In the second of three blogs from Belize, a group of school pupils from Nairn share their experiences of conservation and hiking in the rainforest.

Scarlet Macaws - a beautiful but endangered bird.

Scarlet Macaws – a beautiful but endangered bird.

The highlight of this leg of our trip was seeing an amazing amount of native birds, our favourites being the much persecuted Scarlet Macaws and Keel Billed Toucans. We also encountered the less friendly Mexican Red Rumped Tarantulas and various tree frogs and snakes. Remote rainforest living was definitely a far cry from what we are used to at home, with cold showers, limited connection to the outside world and only a few hours of generated power a day. However, the experience of being at Las Cuevas is one that we will never forget and we hugely admire the work that goes on there and the people who live and work in that environment to ensure conservation continues. When we left Las Cuevas Research Station after 6 days we vowed to spread the word about the trials of managing conservation in such a remote outpost.

Trekking in the heat of Belize.

Trekking in the heat of Belize.

Next up was our Gold Duke of Edinburgh expedition which lasted four days and which also saw us complete our John Muir Explorer Award. As part of this award we set out to observe and compare the broadleaf rainforest and the pine-ridge landscapes.

The high temperatures during the expedition were a tough test for all of us, but the stunning landscapes, birds and wildlife more than made up for it. We hiked during the day in soaring heat but usually made camp before the tropical rainstorms that, more often than not, end the day here. We were lucky enough to sample campsites that were totally different from each other and from our usual ‘Scottish campsite’ experiences! Our first camp was an old logging village which was abandoned in the early 1990’s and is now a ghost town. At one time it had shops, a school, bars etc. but is now just empty buildings. The next night our camp was a real jungle camp where we had to carefully clear undergrowth to get a smooth base for our tents. We encountered our first scorpions here! The camp was high above the Sapote Falls ”“ a stunning waterfall with incredibly deep pools below. Night 3 was another jungle camp by the riverside which, after our epic river crossing, we were just happy to reach with dry kit in our bags! On day 4 we trekked upwards and over the hill behind Succotz where our jungle guide’s wife had prepared snacks for us before the last leg to Clarissa Falls.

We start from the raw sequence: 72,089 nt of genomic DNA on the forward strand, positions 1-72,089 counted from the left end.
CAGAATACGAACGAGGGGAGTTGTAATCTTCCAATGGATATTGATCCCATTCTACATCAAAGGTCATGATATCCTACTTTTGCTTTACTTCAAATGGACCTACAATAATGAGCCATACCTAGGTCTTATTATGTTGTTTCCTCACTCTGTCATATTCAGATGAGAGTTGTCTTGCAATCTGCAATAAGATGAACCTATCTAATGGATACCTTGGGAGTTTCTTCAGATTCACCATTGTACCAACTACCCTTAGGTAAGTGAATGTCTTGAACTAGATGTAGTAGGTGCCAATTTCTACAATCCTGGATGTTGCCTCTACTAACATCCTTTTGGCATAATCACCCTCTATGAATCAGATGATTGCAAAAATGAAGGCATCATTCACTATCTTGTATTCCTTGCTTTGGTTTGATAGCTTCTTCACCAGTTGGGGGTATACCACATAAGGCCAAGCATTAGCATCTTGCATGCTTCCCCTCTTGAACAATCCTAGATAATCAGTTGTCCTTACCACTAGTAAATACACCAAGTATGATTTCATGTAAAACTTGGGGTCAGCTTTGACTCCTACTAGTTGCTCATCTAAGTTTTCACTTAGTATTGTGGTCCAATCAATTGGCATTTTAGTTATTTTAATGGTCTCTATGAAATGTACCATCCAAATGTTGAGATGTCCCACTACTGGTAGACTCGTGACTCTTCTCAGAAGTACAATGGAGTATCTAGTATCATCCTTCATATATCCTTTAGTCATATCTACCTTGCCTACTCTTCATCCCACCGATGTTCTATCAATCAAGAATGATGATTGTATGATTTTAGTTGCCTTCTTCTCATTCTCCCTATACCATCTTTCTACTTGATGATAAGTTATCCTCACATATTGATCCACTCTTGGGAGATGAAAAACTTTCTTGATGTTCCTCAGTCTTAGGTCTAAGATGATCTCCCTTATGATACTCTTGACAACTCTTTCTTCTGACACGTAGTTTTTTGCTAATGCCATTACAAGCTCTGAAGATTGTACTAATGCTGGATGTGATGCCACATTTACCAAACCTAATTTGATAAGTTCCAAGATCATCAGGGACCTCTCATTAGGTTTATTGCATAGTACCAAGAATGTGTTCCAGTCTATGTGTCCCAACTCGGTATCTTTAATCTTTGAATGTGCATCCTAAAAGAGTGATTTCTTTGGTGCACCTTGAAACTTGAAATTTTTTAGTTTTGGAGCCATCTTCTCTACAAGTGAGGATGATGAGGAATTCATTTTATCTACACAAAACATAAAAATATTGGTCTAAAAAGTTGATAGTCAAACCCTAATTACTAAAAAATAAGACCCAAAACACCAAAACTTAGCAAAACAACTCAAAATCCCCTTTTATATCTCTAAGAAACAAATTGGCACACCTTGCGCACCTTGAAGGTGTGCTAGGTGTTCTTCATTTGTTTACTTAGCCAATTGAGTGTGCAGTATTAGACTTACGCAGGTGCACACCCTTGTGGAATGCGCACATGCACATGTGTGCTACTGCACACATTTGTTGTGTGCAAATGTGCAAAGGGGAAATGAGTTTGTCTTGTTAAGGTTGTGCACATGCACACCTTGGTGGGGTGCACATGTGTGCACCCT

Not your standard Scottish campsite!

Not your standard Scottish campsite!

Despite the heat and scorpions this was an incredible DofE expedition that none of us will ever forget. It was a privilege to walk in the amazing terrain we encountered and be monitored by our jungle guide who had a wealth of information on our environment and who also taught us survival skills along the way. Not many young people have the chance to experience such a landscape and encounter species/ plants/ trees so completely alien to them, for example: the Nightjar who flies as if she has broken wing to try and protect her chicks, the ‘Give and Take’ tree which can inflict pain with its spikey bark and also sooth pain with the chemicals found in its inner bark and, of course, the deafening Howler monkeys who kept us awake at some point each night.

A Howler Monkey, not so cute when you're trying to sleep!

A Howler Monkey, not so cute when you’re trying to sleep!

We have now completed both our Gold DofE Assessed Expedition and John Muir Explorer Award, both of which we will share about in a presentation to sponsors/friends/family on return.

Next up for us is two days ‘relaxation’ after 12 days in the jungle – washing clothes, visiting Mayan ruins etc before moving onto our next phase which is volunteering at the Kings Children’s Home for a week. This is a home which houses 97 orphans from babies to teenagers.